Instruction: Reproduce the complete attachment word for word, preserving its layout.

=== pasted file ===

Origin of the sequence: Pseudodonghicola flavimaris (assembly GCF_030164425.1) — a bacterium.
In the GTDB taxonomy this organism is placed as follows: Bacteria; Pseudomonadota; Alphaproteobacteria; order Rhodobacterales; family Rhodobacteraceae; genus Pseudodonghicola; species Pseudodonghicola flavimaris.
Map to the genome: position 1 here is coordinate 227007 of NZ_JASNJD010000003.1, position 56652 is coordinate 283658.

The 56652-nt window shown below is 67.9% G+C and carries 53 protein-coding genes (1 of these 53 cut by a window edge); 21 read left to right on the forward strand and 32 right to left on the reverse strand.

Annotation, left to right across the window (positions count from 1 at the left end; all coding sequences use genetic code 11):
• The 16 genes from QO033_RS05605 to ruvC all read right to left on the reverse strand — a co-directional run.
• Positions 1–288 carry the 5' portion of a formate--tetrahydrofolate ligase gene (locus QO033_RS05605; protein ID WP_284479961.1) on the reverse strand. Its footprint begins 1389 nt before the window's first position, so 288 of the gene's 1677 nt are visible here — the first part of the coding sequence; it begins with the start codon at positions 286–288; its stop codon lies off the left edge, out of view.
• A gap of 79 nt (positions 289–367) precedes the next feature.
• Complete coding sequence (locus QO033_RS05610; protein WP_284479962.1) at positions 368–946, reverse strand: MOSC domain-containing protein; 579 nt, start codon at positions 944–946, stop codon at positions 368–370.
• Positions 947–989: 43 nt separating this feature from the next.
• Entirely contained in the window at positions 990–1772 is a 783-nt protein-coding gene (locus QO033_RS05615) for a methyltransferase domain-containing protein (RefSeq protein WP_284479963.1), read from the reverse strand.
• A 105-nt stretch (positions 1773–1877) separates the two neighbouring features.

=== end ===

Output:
Origin of the sequence: Pseudodonghicola flavimaris (assembly GCF_030164425.1) — a bacterium.
In the GTDB taxonomy this organism is placed as follows: Bacteria; Pseudomonadota; Alphaproteobacteria; order Rhodobacterales; family Rhodobacteraceae; genus Pseudodonghicola; species Pseudodonghicola flavimaris.
Map to the genome: position 1 here is coordinate 227007 of NZ_JASNJD010000003.1, position 56652 is coordinate 283658.

The 56652-nt window shown below is 67.9% G+C and carries 53 protein-coding genes (1 of these 53 cut by a window edge); 21 read left to right on the forward strand and 32 right to left on the reverse strand.

Annotation, left to right across the window (positions count from 1 at the left end; all coding sequences use genetic code 11):
• The 16 genes from QO033_RS05605 to ruvC all read right to left on the reverse strand — a co-directional run.
• Positions 1–288 carry the 5' portion of a formate--tetrahydrofolate ligase gene (locus QO033_RS05605; protein ID WP_284479961.1) on the reverse strand. Its footprint begins 1389 nt before the window's first position, so 288 of the gene's 1677 nt are visible here — the first part of the coding sequence; it begins with the start codon at positions 286–288; its stop codon lies off the left edge, out of view.
• A gap of 79 nt (positions 289–367) precedes the next feature.
• Complete coding sequence (locus QO033_RS05610; protein WP_284479962.1) at positions 368–946, reverse strand: MOSC domain-containing protein; 579 nt, start codon at positions 944–946, stop codon at positions 368–370.
• Positions 947–989: 43 nt separating this feature from the next.
• Entirely contained in the window at positions 990–1772 is a 783-nt protein-coding gene (locus QO033_RS05615) for a methyltransferase domain-containing protein (RefSeq protein WP_284479963.1), read from the reverse strand.
• A 105-nt stretch (positions 1773–1877) separates the two neighbouring features.